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2answers
106 views

Can anyone help me to understand if the following sentence requires 'who' or 'whom'? [duplicate]

I am writing a story and would like to know which one is correct: a) "...and it was impossible to know who was sheltering whom." b) "...and it was impossible to know who was sheltering who." I ...
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0answers
125 views

“Similarly” between objects of prepositions

I have an example with "the same way". John sits on a chair in the same way as on a bench. How would I say it using "similarly" (not identical)? John sits on a chair similarly to on a bench. ...
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36 views

How do subjective and objective pronoun work and which is correct in the mentioned example below?

The one who works hard, is I. The one who works hard, is me I was taught in a school 'It's I' correct in proper English not' It's me' so, I think of the above example that both will be correct ...
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1answer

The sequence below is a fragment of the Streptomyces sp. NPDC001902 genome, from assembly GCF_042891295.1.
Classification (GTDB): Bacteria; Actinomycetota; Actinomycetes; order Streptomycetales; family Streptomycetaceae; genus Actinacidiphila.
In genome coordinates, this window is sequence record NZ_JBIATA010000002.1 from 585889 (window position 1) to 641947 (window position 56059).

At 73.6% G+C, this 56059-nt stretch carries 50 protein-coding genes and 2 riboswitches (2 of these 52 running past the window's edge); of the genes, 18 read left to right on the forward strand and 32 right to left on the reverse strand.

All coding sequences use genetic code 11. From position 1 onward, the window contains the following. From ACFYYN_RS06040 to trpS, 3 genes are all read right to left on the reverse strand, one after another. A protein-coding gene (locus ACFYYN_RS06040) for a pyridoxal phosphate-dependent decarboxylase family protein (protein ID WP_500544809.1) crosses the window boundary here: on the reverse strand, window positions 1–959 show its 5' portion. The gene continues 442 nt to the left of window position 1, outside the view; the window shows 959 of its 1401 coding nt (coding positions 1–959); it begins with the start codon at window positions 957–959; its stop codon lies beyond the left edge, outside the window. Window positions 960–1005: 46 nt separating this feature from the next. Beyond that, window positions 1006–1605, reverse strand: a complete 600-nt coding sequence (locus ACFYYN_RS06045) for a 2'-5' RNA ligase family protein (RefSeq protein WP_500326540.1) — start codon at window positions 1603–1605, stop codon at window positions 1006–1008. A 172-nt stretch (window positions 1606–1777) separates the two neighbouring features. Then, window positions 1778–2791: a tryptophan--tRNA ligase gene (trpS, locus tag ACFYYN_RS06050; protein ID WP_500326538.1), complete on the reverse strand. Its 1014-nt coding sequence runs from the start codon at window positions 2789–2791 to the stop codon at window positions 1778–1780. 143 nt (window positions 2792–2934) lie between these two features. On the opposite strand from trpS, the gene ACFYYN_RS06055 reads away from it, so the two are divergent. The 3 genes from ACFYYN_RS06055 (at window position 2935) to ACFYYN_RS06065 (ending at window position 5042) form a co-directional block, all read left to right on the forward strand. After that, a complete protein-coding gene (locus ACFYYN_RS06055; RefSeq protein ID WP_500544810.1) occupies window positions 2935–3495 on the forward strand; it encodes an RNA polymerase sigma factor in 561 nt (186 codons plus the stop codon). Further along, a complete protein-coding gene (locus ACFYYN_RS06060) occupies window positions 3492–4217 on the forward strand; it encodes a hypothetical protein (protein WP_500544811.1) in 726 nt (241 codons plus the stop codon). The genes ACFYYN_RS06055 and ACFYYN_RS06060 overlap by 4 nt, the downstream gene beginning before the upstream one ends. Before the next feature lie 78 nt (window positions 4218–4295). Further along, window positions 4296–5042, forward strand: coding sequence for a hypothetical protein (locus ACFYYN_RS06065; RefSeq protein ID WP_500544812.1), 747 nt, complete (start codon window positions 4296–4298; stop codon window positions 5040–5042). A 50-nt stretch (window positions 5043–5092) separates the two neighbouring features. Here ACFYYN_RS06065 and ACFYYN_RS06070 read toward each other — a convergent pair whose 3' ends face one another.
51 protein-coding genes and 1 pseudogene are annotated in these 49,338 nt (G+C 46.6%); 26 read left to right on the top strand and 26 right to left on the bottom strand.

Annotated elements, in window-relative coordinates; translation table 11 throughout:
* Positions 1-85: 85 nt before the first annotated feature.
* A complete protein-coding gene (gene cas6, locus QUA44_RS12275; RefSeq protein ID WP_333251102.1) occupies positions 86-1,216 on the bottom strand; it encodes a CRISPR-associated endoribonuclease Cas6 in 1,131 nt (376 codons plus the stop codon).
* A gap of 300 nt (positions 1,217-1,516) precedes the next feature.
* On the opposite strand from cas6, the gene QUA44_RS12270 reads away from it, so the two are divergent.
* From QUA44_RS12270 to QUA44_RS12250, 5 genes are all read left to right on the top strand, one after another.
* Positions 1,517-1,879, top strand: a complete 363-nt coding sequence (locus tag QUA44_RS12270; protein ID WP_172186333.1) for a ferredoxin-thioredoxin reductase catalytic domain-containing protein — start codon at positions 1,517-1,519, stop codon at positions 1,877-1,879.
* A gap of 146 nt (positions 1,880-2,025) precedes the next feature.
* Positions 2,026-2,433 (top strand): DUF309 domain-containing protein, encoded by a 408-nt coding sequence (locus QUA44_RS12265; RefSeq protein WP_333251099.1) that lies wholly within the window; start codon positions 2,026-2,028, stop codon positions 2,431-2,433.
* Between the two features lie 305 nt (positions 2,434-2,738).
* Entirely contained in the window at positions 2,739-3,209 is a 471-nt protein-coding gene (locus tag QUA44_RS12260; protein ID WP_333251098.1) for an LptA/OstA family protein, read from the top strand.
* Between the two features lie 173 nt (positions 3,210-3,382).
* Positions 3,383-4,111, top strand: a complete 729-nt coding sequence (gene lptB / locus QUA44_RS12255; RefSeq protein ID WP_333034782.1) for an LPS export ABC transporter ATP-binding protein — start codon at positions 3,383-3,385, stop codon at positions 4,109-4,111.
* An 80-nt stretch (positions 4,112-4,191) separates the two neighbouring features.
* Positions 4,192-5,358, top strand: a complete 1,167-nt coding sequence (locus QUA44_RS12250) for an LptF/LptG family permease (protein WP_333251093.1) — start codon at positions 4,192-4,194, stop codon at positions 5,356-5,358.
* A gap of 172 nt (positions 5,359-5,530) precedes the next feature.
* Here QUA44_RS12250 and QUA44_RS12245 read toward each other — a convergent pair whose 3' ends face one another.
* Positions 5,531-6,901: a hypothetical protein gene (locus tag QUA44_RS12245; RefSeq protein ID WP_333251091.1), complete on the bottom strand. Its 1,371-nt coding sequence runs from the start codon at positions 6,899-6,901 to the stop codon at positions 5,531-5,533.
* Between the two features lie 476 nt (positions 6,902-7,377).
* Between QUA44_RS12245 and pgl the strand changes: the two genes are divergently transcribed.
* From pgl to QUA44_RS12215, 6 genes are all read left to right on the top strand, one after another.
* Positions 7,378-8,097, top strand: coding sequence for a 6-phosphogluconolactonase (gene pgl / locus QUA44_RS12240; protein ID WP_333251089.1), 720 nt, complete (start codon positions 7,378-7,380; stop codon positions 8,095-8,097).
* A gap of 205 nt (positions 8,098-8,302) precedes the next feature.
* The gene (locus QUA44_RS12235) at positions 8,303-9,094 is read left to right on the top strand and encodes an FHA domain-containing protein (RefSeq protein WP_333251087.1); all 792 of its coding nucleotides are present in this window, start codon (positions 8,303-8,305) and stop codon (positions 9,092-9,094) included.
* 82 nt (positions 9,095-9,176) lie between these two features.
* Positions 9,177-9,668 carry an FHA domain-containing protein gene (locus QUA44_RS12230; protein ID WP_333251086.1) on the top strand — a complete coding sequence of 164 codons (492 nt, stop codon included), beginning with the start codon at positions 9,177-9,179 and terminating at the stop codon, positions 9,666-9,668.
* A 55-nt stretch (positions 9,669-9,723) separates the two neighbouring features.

352 views

Can you imagine Dad and I putting up with this? [duplicate]

In the questions "Can you imagine Dad and I putting up with this?" is the subject pronoun 'I' correct, or should it be 'me?'
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1answer
182 views

(raised) object or subordinate subject in catenative clauses

I have a question about objects/subjects in catenative clauses such as He told his daughter to tidy her room. I’ve found two main kinds of analysis of clauses such as these – those where his ...
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1answer
72 views

Can you say “Alone <object>”? [closed]

can you say for example: Alone Potato? I want to say that a potato is alone, like "look at that alone potato". I think lonely Potato is better right? But can you say alone potato also? Or is this ...